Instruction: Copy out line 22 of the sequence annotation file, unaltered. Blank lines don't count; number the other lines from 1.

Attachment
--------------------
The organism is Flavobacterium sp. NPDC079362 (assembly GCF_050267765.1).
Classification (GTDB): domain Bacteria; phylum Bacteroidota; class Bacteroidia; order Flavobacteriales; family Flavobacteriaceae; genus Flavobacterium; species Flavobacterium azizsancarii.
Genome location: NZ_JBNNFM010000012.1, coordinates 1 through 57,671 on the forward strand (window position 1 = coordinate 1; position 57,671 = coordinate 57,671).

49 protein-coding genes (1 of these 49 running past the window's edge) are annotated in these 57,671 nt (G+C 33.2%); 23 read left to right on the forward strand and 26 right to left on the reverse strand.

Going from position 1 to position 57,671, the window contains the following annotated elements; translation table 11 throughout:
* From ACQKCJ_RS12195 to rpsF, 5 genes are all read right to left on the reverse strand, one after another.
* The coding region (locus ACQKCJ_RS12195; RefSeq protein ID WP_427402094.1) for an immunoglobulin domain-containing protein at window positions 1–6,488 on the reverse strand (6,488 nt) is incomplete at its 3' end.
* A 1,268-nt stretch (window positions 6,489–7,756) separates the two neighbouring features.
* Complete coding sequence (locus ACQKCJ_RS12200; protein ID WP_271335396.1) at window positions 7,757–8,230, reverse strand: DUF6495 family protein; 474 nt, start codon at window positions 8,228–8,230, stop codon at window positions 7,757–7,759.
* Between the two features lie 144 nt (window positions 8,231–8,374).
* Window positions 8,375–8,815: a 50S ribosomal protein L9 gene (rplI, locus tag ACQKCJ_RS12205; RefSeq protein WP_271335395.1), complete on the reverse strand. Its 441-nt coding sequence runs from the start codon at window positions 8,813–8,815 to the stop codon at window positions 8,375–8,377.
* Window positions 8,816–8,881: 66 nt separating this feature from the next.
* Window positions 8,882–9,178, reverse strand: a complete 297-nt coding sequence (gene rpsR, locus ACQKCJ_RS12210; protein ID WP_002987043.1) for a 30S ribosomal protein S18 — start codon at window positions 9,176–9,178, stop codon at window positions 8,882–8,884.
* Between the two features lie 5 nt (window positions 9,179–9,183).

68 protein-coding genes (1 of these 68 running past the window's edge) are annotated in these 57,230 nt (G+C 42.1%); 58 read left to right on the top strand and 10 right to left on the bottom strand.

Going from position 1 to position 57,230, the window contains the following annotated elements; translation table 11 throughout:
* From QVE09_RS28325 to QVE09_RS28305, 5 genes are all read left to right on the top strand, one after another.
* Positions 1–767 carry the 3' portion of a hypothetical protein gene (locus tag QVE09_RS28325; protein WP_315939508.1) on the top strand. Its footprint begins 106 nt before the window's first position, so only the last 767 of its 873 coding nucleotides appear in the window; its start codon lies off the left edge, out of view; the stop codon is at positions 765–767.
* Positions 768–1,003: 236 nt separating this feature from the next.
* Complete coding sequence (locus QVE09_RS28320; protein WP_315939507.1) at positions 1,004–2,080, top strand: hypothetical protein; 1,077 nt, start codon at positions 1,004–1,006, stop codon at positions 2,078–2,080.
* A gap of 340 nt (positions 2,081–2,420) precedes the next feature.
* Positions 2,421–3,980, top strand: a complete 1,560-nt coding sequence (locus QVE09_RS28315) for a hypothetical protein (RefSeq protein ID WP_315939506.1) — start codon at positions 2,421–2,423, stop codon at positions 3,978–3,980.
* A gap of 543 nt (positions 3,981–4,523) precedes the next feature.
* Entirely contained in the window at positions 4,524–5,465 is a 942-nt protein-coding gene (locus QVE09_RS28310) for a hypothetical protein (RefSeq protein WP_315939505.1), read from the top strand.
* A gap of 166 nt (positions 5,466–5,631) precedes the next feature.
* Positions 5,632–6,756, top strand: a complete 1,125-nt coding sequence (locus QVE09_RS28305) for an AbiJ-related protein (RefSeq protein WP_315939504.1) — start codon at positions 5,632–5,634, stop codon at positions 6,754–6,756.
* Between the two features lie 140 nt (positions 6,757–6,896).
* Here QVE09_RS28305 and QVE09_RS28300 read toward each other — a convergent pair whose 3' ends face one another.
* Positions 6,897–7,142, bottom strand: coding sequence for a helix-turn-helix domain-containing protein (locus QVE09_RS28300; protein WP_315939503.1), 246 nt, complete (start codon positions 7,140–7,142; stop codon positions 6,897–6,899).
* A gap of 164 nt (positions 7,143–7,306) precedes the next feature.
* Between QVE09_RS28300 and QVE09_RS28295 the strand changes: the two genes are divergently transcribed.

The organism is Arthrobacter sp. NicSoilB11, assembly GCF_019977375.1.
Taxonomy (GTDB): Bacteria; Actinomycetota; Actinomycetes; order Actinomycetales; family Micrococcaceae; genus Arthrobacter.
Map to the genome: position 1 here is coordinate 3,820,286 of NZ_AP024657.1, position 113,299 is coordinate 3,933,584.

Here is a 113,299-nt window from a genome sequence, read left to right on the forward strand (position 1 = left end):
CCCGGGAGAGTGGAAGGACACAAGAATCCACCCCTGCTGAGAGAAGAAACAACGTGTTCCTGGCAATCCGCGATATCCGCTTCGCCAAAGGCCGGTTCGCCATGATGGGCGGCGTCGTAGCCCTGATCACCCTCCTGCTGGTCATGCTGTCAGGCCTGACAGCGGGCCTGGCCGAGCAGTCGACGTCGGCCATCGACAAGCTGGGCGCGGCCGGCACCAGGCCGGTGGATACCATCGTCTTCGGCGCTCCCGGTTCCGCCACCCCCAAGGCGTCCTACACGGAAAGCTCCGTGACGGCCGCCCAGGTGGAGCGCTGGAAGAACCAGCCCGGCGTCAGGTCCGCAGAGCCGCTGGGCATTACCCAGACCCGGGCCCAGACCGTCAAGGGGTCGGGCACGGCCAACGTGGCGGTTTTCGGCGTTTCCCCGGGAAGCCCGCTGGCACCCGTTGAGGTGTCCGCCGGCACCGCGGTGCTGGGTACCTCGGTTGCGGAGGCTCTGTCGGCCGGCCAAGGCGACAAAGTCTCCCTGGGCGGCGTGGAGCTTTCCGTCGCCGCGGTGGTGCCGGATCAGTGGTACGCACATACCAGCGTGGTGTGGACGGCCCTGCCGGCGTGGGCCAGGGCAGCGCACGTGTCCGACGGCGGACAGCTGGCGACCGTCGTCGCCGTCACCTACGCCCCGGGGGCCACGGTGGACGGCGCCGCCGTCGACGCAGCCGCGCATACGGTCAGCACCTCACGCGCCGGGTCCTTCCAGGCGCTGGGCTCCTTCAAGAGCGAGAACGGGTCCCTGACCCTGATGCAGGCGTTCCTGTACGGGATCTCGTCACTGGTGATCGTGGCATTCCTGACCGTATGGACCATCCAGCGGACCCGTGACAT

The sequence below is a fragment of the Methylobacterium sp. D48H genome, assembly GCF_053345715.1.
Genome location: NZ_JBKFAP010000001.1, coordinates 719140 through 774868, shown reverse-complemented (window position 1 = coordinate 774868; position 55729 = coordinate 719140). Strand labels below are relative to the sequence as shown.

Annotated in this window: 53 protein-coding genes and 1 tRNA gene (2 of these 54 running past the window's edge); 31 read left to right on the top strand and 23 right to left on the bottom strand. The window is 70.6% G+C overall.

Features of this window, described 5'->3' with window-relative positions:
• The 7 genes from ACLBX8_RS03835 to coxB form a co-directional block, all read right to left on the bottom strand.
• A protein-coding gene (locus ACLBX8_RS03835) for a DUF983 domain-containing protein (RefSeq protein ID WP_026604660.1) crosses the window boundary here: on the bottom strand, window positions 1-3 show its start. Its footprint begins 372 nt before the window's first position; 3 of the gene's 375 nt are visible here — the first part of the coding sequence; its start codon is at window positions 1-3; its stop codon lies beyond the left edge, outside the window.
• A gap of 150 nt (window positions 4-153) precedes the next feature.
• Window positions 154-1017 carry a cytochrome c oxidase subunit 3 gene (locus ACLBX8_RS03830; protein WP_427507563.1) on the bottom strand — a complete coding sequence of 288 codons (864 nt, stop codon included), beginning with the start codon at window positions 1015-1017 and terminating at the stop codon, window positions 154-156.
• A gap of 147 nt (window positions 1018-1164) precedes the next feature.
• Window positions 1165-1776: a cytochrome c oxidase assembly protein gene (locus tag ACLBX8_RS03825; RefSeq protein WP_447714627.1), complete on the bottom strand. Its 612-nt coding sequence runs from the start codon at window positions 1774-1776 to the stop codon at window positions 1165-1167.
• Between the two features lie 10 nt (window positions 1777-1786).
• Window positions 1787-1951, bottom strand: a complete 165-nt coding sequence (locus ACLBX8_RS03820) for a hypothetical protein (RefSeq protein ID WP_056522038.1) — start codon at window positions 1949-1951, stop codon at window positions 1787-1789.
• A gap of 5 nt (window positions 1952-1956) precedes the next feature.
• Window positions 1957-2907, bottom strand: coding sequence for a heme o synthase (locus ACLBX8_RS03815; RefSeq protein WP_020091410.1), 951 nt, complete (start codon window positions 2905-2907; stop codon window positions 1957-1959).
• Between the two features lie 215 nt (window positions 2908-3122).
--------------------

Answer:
* Positions 2,421–3,980, top strand: a complete 1,560-nt coding sequence (locus QVE09_RS28315) for a hypothetical protein (RefSeq protein ID WP_315939506.1) — start codon at positions 2,421–2,423, stop codon at positions 3,978–3,980.